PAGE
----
Thursday, August 04, 2005

Gregg Doyel knows who pays his bills
By Zach

Today, Gregg Doyel became the first major online columnist (at least that I saw) to comment on the NIT's lawsuit. If you want my take on the whole thing, you can read what I wrote the other day.

Now, on the surface, Doyel seems to be appealing to the NIT to drop its lawsuit for the sake of what's good for college basketball. And undoubtably, it would be bad for college basketball to have some uncertainty about who the actual best team is at the end of the year.

But Doyel glosses over a few things. First, he works for CBS Owned by CBS. Whose most valuable sports properties are the NFL and college basketball. Since Doyel gets paid to write about college basketball, and the money to pay him comes in large part from ad revenue generated by that propery, especially the NCAA Tournament. Therefor, Doyel's got quite a stake in maintaining the status quo.

Additionally, the NCAA tournament shouldn't be exempted from following the laws of the country just because they take advantage of their "employees." I mean, McDonald's has a maximum they'll pay their workers, but we don't let them monopolize the fast food industry just because it would be easier on us if we only had to remember one name for a cheeseburger.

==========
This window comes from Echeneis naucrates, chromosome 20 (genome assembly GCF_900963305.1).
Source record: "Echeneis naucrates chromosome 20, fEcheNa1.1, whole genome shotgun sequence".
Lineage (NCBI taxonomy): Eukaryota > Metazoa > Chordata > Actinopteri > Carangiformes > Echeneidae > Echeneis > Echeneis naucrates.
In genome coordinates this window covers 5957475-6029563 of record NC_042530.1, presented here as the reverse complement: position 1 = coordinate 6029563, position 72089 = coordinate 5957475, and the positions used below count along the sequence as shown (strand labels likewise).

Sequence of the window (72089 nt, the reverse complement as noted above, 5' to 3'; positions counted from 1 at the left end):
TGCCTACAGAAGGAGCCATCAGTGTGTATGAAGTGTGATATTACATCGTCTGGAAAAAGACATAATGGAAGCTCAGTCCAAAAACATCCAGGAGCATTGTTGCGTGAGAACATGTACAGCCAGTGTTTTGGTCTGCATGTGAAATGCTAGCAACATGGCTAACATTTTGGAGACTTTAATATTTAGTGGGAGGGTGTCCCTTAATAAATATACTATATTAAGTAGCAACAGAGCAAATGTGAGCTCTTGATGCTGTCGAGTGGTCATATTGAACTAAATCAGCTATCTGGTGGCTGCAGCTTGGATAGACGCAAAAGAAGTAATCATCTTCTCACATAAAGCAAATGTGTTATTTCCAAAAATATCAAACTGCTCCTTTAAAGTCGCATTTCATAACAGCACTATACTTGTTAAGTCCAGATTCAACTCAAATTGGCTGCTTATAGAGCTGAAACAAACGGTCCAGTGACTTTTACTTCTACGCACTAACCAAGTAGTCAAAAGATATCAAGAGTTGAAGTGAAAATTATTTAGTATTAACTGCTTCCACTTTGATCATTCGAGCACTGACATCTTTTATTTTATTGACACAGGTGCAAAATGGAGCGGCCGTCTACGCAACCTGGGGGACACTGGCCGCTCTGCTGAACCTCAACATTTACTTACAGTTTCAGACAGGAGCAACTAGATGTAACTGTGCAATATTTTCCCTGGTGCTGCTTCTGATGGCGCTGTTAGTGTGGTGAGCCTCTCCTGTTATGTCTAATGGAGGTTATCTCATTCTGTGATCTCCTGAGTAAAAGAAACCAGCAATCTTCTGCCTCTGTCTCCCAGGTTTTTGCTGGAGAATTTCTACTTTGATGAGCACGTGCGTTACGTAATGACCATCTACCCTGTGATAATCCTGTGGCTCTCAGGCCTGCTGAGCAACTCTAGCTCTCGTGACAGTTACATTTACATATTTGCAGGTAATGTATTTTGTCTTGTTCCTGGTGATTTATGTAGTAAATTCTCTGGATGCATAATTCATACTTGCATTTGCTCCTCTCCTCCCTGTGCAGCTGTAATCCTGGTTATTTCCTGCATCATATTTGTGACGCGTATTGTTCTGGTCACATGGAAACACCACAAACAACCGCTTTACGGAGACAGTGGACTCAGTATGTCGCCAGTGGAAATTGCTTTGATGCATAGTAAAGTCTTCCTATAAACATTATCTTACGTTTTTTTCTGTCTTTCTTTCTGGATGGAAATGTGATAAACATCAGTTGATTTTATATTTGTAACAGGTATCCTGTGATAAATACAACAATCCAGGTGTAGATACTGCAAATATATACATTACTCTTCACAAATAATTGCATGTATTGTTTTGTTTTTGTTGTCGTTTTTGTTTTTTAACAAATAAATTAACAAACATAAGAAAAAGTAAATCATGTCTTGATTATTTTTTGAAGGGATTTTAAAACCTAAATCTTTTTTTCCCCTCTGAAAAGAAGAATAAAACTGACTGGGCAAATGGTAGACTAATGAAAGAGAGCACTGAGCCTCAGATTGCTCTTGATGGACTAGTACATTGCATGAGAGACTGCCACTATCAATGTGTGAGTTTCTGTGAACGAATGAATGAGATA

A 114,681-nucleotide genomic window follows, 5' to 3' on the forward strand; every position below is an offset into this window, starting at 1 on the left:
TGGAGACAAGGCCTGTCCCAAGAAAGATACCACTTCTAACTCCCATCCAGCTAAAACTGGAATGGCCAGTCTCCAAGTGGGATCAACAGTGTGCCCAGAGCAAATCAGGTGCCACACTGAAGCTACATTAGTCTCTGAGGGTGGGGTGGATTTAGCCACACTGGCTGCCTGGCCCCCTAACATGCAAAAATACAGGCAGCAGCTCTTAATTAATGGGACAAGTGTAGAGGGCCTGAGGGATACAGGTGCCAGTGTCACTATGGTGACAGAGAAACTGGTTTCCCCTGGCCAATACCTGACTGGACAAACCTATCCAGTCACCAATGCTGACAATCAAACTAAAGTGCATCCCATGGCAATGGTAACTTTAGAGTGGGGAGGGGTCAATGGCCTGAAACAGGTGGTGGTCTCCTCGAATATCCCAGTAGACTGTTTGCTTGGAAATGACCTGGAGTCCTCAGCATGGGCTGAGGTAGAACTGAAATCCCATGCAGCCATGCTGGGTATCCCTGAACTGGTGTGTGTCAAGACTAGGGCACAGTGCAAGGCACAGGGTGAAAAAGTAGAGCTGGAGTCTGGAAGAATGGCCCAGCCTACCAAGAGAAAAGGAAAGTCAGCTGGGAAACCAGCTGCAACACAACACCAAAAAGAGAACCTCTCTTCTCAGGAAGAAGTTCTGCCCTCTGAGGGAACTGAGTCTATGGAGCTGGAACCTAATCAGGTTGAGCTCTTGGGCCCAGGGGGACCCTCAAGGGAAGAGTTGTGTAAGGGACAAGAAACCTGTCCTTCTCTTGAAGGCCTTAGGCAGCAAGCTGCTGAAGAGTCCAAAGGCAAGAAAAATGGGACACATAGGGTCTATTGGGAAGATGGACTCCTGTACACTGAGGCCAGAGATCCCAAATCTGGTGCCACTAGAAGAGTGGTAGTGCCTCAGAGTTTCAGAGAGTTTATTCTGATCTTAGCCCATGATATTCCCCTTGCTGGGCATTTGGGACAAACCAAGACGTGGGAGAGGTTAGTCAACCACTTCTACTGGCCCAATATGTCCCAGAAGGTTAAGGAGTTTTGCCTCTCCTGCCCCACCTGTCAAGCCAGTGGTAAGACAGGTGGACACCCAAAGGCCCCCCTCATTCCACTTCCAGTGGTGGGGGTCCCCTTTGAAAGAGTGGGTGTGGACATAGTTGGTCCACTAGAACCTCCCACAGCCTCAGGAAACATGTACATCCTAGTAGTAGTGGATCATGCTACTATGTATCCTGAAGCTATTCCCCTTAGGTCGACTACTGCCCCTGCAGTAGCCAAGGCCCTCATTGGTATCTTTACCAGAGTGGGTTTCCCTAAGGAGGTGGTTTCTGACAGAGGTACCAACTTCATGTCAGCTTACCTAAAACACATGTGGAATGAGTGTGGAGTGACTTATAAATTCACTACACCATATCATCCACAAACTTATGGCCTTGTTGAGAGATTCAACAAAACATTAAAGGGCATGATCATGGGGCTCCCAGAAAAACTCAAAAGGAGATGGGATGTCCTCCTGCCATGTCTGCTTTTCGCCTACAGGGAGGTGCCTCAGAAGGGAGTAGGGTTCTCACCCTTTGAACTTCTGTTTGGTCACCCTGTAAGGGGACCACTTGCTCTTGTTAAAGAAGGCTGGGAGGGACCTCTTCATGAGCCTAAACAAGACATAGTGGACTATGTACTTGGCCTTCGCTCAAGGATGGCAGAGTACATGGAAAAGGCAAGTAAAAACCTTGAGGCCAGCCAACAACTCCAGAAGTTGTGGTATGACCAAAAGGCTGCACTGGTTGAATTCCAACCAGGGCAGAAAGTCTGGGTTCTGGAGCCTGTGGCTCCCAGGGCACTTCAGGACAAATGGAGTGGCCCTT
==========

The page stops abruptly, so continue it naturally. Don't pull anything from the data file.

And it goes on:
Doyel says "the NIT would benefit, but college sports were not created for the good of the NIT." Of course not. But neither were they created to enrich universities and TV corporations on the labor of 18-22 year olds. The fact is that as long as the universities and corporations which make billions of dollars off college basketball don't share it with the players that actually do the work, they've got no moral ground to stand on when other people or organizations try and make money off them as well.

Doyel suggests that we ignore the legal evidence in this case and decide it on purely emotional grounds. But then again, people said baseball, football, and basketball would be irrevocably damaged if players gained more rights. Yet free agency has not only been fair to the players, it's increased the sports' revenue many times over.

No one wants to destroy college basketball, including the NIT. But they do want what was taken illegally from them over the course of thirty years, and people like Doyel will have to deal with that.


Blogger David Arnott said...

Too easy, Zach :) Can we expect to see a fair argument in favor of either side from any of the major news sources? ESPN/Disney has a stake in the NIT. And I believe NBC will be the biggest beneficiary if the NCAA doesn't settle and get proactive about including EVERY team in the postseason, because they'd be the logical destination for an Alternative Tourney. It would be remarkably unobtrusive to have a 220 team NCAA Tournament, eliminating the NIT altogether. Right now, I'm gonna write it up how they should set it up...

2:41 AM  

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